I do not hope for people to believe in the authenticity of the Bible as truth. But the world must face the unique authenticity of the Biblical text, and the unique way in which it has been preserved. As a historical document it is unparalleled.

Ideally, these major projects should offer various kinds of reports for their good data such as Evolution-based, ExtremeEvolution-based, BiblicalOldEarth-based, BiblicalYoungEarth-based and any other assumption set that we can come up with. The DNA data itself is unchanged and true.

Or different agencies, specialising in particular kinds of reports could be provided access to a global database.

But for now, I would like to do a DNA test to find relatives from say the last 20 generations. I cannot tell you how thrilling the prospect is to me. I think any DNA-testing lab, even ones looking for Neanderthals and Hobbits, with access to a good and growing database would be able to do the job.

The internet is choca with sites claiming to be the best. Which site should I use? Who has access to a database with a large representation frpm those of Indian descent?

What child!

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I caught sight of this homeless girl who emerged from the shadows in this leafy part of Browns Road in Manurewa, Auckland. The bushes and the particular kind of small pebble under my feet reminded me of some place in Bangalore. The girl was light complexioned but very dirty. And she was just a child, about thirteen or so with a little squint. I would have normally walked away, but I felt that she was far too vulnerable to be alone in this city. So I struck up a conversation with her. I finally decided to take this matter to someone, maybe the police.

This office was on the third floor of a very old building, reminiscent of an official building in an Indian palace complex. I went by myself initially and was asked to produce the child, so I went back down to get her. As I reached the bottom of the stairs, I felt a bit disoriented in the dark. I tried to push the large door open. I could see the rays of light through the opening. That’s when I turned around and saw my daughter Lydia. She looked so lovely as she came down the stairs, offering to quickly bring the child in. She must have been with me upstairs, I think. She has always been good at finding out just what is needed in a situation. She was gone before I could see if there was another way out. She must have passed over the few people sitting on the bottom stair and taken another flight of stairs going down into the basement. Clever.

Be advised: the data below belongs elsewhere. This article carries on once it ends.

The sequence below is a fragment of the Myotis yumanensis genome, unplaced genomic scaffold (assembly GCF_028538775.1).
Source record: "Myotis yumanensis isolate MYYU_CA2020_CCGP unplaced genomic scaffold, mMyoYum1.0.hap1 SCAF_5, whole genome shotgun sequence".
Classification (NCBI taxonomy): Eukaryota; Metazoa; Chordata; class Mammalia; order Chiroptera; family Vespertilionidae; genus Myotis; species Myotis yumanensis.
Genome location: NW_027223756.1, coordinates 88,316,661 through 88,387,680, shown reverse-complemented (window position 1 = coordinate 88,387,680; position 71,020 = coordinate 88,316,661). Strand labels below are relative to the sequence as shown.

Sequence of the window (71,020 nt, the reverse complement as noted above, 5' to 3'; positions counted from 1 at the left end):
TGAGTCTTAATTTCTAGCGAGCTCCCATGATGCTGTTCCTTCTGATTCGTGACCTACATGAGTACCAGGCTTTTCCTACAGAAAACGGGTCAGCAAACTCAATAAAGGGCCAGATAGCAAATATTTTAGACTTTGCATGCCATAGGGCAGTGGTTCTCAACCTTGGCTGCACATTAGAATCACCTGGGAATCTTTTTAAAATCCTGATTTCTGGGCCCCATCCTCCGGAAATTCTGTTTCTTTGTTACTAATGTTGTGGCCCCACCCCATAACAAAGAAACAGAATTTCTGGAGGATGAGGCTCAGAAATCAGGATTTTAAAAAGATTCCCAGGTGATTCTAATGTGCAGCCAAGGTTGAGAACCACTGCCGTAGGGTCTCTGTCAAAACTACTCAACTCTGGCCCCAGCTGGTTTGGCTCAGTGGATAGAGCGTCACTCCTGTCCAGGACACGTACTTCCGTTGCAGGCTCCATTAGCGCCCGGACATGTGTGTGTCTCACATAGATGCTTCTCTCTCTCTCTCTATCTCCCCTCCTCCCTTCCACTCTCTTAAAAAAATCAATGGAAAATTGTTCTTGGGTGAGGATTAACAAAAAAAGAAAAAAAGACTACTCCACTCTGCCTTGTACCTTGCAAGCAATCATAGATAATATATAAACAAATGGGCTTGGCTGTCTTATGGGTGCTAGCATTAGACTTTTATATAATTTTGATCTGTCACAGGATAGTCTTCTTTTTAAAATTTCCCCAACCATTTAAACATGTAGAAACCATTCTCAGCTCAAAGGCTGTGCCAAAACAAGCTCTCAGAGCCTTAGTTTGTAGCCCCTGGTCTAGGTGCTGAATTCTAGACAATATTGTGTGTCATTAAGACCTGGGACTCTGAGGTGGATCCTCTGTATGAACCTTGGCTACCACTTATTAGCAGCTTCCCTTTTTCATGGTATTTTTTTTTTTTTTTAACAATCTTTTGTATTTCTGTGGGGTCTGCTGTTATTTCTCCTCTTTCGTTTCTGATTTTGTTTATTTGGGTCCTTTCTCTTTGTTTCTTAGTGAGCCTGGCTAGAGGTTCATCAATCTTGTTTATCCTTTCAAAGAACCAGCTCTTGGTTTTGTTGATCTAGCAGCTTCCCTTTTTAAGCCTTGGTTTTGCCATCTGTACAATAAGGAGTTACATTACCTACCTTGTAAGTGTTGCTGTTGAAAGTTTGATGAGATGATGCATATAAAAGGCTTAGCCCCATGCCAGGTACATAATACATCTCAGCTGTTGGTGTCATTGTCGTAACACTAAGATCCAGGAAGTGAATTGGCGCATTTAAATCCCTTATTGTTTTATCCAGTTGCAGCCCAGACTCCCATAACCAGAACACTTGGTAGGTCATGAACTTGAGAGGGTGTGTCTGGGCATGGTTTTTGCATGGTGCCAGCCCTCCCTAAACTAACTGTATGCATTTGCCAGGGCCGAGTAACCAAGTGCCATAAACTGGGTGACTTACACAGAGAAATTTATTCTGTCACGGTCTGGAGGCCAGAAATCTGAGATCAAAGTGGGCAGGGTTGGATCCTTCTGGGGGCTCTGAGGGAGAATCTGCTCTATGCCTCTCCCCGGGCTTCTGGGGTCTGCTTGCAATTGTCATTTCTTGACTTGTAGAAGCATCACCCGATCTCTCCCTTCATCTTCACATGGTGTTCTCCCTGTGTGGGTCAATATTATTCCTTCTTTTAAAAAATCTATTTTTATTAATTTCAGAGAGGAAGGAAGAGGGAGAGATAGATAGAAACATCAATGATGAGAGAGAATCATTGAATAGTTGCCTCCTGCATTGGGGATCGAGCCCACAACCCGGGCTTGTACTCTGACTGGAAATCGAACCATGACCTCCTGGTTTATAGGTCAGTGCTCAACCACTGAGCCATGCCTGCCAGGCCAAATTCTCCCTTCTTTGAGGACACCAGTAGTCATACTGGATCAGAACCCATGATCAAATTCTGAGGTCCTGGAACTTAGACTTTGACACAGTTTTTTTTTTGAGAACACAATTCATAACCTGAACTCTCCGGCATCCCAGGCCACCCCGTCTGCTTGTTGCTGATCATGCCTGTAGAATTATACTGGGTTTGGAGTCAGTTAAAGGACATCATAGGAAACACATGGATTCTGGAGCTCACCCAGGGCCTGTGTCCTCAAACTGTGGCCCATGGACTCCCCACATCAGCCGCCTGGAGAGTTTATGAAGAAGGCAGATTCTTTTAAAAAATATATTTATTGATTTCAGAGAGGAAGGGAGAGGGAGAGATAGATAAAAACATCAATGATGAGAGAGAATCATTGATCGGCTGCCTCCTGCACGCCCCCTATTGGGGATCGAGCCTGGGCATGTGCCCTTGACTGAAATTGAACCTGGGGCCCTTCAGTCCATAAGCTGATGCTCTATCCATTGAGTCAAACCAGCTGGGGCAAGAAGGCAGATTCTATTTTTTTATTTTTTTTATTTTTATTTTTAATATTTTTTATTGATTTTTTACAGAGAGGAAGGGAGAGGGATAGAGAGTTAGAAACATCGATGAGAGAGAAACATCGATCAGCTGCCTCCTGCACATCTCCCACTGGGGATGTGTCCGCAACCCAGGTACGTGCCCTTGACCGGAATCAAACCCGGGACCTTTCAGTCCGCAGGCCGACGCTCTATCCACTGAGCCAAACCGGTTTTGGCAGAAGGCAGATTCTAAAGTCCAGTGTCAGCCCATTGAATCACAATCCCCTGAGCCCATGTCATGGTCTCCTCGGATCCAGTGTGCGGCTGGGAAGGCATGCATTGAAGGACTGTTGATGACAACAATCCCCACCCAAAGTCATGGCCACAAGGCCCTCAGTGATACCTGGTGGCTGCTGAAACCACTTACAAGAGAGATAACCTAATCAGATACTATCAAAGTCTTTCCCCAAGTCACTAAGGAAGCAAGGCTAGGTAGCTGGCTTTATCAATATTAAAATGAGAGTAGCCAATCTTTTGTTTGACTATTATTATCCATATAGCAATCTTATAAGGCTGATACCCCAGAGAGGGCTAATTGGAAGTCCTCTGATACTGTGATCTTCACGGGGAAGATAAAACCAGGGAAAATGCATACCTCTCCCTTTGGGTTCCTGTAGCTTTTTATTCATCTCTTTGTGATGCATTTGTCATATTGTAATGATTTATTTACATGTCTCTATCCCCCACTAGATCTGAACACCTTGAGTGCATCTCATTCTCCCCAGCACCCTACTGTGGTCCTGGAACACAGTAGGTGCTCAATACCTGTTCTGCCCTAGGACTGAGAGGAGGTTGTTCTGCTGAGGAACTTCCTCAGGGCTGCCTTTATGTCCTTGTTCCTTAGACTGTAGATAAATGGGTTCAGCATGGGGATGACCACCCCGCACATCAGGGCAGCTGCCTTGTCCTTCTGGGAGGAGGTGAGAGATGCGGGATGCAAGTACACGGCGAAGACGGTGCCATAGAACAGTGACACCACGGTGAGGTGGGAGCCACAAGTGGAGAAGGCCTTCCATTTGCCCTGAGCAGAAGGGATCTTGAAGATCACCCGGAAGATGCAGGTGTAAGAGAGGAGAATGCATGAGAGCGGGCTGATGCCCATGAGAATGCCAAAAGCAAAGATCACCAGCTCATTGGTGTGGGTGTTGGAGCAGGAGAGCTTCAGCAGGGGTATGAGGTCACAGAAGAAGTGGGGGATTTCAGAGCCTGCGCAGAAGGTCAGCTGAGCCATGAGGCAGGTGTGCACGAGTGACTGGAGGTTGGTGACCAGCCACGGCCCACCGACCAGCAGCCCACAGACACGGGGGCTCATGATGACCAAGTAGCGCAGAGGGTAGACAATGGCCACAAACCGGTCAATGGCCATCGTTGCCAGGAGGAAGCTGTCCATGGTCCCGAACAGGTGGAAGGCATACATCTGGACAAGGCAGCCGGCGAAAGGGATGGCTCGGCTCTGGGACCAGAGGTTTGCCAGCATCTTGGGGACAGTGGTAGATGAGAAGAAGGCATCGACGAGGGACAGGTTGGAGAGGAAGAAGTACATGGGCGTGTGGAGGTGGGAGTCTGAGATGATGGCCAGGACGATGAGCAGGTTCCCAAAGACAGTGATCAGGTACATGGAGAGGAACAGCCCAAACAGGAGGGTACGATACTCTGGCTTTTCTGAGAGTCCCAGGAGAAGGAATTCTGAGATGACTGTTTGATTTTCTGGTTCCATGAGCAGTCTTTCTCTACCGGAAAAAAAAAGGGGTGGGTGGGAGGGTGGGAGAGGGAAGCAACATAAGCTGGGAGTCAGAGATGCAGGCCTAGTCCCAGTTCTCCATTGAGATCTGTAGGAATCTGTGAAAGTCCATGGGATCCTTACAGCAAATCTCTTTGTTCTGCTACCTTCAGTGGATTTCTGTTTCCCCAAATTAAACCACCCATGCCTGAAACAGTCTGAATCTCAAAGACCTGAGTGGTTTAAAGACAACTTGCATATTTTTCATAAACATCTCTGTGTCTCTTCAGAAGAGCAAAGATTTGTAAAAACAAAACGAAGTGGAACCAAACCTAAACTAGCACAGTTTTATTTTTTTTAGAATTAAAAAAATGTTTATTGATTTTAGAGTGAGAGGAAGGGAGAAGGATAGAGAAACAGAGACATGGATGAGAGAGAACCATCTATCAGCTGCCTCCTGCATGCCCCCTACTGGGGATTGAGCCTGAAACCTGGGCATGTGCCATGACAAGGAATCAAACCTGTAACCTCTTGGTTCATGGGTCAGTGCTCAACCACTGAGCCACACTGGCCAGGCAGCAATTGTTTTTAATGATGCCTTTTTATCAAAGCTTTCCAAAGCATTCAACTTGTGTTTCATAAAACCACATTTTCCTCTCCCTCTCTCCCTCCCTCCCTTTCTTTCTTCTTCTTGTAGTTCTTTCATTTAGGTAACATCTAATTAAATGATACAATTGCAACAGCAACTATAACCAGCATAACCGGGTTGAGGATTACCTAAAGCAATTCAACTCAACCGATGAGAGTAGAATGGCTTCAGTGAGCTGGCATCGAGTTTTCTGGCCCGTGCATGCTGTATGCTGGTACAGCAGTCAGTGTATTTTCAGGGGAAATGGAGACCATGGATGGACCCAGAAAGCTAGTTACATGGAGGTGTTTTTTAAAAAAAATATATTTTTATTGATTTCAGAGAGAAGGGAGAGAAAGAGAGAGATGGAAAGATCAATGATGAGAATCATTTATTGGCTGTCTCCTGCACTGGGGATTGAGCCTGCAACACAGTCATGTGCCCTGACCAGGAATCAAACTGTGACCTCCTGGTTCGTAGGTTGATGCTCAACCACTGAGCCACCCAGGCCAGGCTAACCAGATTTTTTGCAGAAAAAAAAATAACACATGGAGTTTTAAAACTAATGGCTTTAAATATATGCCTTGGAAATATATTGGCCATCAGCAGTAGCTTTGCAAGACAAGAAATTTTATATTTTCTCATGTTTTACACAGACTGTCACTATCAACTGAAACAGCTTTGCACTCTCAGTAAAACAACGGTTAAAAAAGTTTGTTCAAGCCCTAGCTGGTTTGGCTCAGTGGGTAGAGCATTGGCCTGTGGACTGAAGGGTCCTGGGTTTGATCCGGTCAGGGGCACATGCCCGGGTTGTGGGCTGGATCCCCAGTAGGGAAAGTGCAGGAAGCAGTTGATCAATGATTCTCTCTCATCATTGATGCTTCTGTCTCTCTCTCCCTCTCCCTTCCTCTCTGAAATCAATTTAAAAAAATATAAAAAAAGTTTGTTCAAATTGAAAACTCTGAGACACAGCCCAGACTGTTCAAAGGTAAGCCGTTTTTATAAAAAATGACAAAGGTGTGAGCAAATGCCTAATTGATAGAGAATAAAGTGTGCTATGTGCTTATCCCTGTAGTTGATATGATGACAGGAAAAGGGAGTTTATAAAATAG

I tried to open the large door again, and it did budge a little, but it did not smell right, and I soon found out why. Just outside the door were large garbage bins. While I was wondering what to do, Lydia was back with the girl, almost apologising for the delay. Funny, I had not noticed the time passing. Apparently the child had wanted to be more presentable and had been resolutely determined to wear a dress that she had with her. It was a nice long dress with a jolly floral print. She still had a dirty face and the endearing squint. We went up, and in a very short time, her family was present.

This is where it gets really weird. The family did not address the issue at all, but instead they wanted to have a little celebration. They did not seem to know that I was a part of their story now. When you give up a certain responsibility, the mind has to go through a winding-down protocol of sorts; it has to be done with propriety. But I was being ignored and the protocol was being stymied.

For some unreasonable reason, I found myself with said obnoxious group in a little restaurant, a gracious old Muslim place, the kind that would have meat samosas and ruddy cardomom tea in the evenings and mutton biriyani for lunch. The group was noisy, and it was getting to be too much for me. I went up to the lady who I assumed was the child’s mother and told her in no uncertain terms that she had to face reality, her child had been in a dangerous situation and it was I who had taken the child to the authorities. “Don’t you have the courtesy to at least ask me what happened?”

And then I woke up in disgust.